Tuesday, November 17, 2009

CS: Inline hologram reconstruction with sparsity constraints, Reading the Book of Memory:

Responding to a request I made yesterday, one of the reader of this blog kindly sent me an invitation for Google Wave. However it looks like Google has a waiting list even for that so I have not received anything. Google, when a party sends an invitation, what is really important is not the sending, it is the receiving of that invitation by the second party that makes it an invitation. The process reminds me of the rental reservation process as experienced by Seinfeld.

In a recent entry, I mentioned the following paper A simple proof that random matrices are democratic but forgot to mention Mark Davenport from the list of authors. This has been fixed.

If you want to be added to the Compressive Sensing list of Twitter, please let me know.

Thanks to Andy for suggesting a replacement to Google Wave called ShowDocument and thanks to Laurent Jacques for mentioning different elements of response to Danny Bickson's question on Seeking CS data where the signal prior is not sparse or noise is non-gaussian. If you have answers to his question you are welcome to contribute.

In his blog, David Brady mentions this paper on compressive holography entitled: Inline hologram reconstruction with sparsity constraints by Loic Denis, Dirk Lorenz, Eric Thiebaut, Corinne Fournier, and Dennis Trede. The abstract reads:
Inline digital holograms are classically reconstructed using linear operators to model di raction. It has long been recognized that such reconstruction operators do not invert the hologram formation operator. Classical linear reconstructions yield images with artifacts such as distortions near the field-of-view boundaries or twin-images. When objects located at di erent depths are reconstructed from a hologram, in-focus and out-of-focus images of all objects superimpose upon each other. Additional processing, such as maximum-of-focus detection, is thus unavoidable for any successful use of the reconstructed volume. In this letter, we consider inverting the hologram formation model in Bayesian framework. We suggest the use of a sparsity-promoting prior, verifi ed in many inline holography applications, and present a simple iterative algorithm for 3D object reconstruction under sparsity and positivity constraints. Preliminary results with both simulated and experimental holograms are highly promising.
Finally, on Twitter, Suresh Venkatasubramanian mentions two items of interest:
The first item related to the work in group testing and its relationship to compressive sensing while the second items connects to a paper I was reading at about the time I saw the tweet, namely Reading the Book of Memory: Sparse Sampling versus Dense Mapping of Connectomes by H. Sebastian Seung. It is an interesting paper as it brings to light the necessary methods to do a better job of understanding the brain connectivity. The abstract reads:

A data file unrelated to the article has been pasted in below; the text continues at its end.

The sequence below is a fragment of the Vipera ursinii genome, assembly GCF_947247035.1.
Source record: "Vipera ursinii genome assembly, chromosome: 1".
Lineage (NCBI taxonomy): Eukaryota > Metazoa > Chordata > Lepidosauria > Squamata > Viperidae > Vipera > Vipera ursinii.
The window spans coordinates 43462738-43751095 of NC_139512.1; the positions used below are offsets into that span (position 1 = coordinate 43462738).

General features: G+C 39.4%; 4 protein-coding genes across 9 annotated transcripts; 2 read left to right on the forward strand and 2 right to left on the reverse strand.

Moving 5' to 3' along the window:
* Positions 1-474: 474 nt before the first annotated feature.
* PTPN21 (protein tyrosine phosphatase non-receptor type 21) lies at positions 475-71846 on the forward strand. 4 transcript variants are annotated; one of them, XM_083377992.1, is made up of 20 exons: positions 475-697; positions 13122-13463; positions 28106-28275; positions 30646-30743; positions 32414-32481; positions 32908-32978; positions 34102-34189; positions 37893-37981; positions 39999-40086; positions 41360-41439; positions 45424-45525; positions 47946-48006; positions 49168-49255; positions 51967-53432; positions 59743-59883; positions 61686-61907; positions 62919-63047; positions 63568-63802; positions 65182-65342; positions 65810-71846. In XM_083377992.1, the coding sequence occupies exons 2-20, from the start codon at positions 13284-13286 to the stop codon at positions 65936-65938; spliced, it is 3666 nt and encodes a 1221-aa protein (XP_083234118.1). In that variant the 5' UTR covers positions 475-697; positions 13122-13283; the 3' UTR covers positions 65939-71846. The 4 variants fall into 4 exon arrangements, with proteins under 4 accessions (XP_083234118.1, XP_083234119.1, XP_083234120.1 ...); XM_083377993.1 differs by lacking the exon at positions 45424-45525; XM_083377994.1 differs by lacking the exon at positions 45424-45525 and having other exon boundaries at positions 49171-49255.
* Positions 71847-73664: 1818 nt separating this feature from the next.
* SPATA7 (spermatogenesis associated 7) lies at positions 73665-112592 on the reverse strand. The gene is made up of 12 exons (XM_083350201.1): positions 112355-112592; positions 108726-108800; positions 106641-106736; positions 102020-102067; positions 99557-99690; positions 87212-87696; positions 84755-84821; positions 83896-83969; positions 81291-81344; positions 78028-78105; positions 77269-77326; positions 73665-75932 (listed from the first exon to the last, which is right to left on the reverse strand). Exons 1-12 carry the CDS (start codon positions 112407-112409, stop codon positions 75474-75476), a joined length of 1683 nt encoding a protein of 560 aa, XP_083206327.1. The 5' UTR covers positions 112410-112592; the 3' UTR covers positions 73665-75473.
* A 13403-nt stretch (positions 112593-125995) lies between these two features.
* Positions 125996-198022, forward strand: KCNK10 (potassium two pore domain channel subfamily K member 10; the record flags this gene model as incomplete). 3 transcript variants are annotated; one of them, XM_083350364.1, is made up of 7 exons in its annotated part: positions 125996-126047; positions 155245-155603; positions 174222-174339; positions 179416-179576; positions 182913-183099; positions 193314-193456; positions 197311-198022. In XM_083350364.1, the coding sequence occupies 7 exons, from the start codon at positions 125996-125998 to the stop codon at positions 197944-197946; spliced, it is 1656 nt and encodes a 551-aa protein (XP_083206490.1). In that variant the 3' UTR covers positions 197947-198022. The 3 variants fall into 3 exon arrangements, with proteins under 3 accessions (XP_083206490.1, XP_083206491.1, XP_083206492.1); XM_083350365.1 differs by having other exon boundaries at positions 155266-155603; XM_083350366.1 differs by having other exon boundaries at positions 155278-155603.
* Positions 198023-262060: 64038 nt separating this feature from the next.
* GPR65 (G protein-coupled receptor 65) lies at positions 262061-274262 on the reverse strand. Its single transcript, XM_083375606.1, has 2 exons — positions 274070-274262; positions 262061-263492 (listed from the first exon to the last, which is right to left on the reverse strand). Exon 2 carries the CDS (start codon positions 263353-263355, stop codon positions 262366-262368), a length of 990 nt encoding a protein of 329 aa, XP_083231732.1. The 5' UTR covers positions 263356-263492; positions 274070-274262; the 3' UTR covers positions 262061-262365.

Many theories of neural networks assume rules of connection between pairs of neurons that are based on their cell types or functional properties. It is finally becoming feasible to test such pairwise models of connectivity, due to emerging advances in neuroanatomical techniques. One method will be to measure the functional properties of connected pairs of neurons, sparsely sampling pairs from many specimens. Another method will be to find a ‘‘connectome,’’ a dense map of all connections in a single specimen, and infer functional properties of neurons through computational analysis. For the latter method, the most exciting prospect would be to decode the memories that are hypothesized to be stored in connectomes.

Monday, November 16, 2009

CS: Several Initiatives

In random order here are a list of items that have been started or are in my mind:

I want to start a series of post entitled "These Technologies Do Not Exist" which will feature technologies that do not exist yet and which could be enabled by compressive sensing if they were investigated in-depth. The idea is that most funding agencies do fund mostly incremental technologies and that sometimes there is a need for researchers to go beyond being part of the 10% improvement business. If you have one of those ideas and feel it is OK to give it to the world, then by all means contact me for inclusion in the series.

Twitter has created a list feature recently. I put together a list of people that have declared an interest in Compressive Sensing, have read the blog or even published in the field, it is at:

Please realize this is not a list of people talking about compressive sensing all the time, rather a community of like minded spirits.

I want to expand a little bit the Big Picture page as they are clearly some areas that are more vigorous than others, I am thinking about including a blurb about:
If anybody wants to help, you'll be duly credited in the page on your effort as usual.

I am considering starting a project dedicated to producing a compressive sensing EEG system for the purpose of doing very cheap BCI (Brain-Computer Interface). For that I think I need a Google wave account and have the ability to invite people (have Google Wave invites as well) since otherwise the concept is pretty moot. For the Googlers reading this blog and who have the means to make this happen, it's a hint.